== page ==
5. She was my best friend’s mother. She was from Louisiana and had a strong accent and made the best pork chops, skinny things, with a tomato sauce and peppers and buttered rice. Her house was always a total mess, so much so that one day when I wasn’t supposed to be there I was able to hide under a pile of blankets on the bed when Diane’s father came into the room to tell her to do her homework.

6. She often sat in the left hand corner of what I thought of as the mystic blue couch (because it was always blue though it wasn’t always the same couch in the different places we lived, and it had a certain aura of solid personality though it was only a couch) in a semi-frozen state. The cigarette would waft its smoke, the coffee cup would move slowly back and forth from her mouth, but no sound came from her. It was the summer I was thirteen that she told me I could go to the music festival hundreds of miles away in a different state alone for the weekend, seeming as if she didn’t really care where I went. I packed my duffel bag and went, and later, after I’d been arrested for hitchhiking, she sat in the courtroom with her thin hands with their long fingers stretched out on the wooden table we sat at with the court officers – two stolid men and one frizzled woman – and said two words when asked if she would take me home and accept responsibility for making sure I’d be kept out of trouble. The two words were ‘I can’t.’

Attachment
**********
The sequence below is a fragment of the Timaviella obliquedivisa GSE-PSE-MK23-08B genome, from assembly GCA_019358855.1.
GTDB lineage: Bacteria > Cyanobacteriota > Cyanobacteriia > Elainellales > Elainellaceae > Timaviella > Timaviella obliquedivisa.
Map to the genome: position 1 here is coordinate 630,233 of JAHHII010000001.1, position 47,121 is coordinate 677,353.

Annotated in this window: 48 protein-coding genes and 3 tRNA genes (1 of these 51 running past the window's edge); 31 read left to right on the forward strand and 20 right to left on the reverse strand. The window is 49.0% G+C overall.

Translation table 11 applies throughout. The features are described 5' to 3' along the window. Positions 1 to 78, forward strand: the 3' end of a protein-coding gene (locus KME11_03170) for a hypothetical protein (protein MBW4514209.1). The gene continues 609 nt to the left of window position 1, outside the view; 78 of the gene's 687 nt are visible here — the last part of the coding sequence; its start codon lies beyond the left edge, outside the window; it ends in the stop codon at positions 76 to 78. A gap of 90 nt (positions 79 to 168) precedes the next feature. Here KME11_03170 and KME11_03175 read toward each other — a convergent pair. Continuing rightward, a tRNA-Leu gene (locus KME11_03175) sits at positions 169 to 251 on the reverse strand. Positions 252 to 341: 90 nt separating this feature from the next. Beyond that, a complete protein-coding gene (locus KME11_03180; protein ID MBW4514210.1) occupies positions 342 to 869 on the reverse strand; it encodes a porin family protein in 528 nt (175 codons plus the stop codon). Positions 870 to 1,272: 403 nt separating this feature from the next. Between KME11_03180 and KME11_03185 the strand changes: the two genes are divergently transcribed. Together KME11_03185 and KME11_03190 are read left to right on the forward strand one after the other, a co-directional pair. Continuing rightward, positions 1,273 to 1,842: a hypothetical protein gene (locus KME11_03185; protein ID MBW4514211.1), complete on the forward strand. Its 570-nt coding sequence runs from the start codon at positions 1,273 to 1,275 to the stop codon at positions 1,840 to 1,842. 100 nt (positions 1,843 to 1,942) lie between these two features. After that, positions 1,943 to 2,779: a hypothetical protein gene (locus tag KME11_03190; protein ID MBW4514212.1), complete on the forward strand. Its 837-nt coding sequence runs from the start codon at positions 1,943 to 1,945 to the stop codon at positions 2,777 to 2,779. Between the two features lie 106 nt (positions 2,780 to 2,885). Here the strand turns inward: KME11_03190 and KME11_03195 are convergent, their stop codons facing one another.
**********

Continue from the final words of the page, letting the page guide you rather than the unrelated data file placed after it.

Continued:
7. She was the first grown woman I met who was shorter than me. She took me out into the backyard one day with several traps which she set to catch small birds. The next day she removed five birds from the trap – a sparrow, a blackbird, three more, and showed me how she had been taught to cut their throats, clean their crops, pluck them and get the pinfeathers out, then roast them – each to their own timing. She taught me about the different flavors of their flesh, such tiny mouthfuls. This was memory to her, a memory of what she had been taught to do as a child, when hungry.

8. She became angry at her son when he was rushing me to get the baby ready when it was time to leave the hospital after a long labor followed by a difficult caesarian. She warned me, in subtle ways. I did not hear her. I wish I had.

9. The last time I saw her she was very old. I made her room comfortable, and filled it with jars of black licorice, chocolate-covered cherries, some magazines and books. I expected her to say goodbye without really registering me – she’d done that so often. But she came toward me, and there was her hair brushing my cheek. She put her arms around me, skinny arms, long arms, tall mother, short me. And she said ‘You’re the most interesting thing that ever happened to me.’

Advertisements

Leave a Reply

Fill in your details below or click an icon to log in:

WordPress.com Logo

You are commenting using your WordPress.com account. Log Out / Change )

Twitter picture

You are commenting using your Twitter account. Log Out / Change )

Facebook photo

You are commenting using your Facebook account. Log Out / Change )

Google+ photo

You are commenting using your Google+ account. Log Out / Change )

Connecting to %s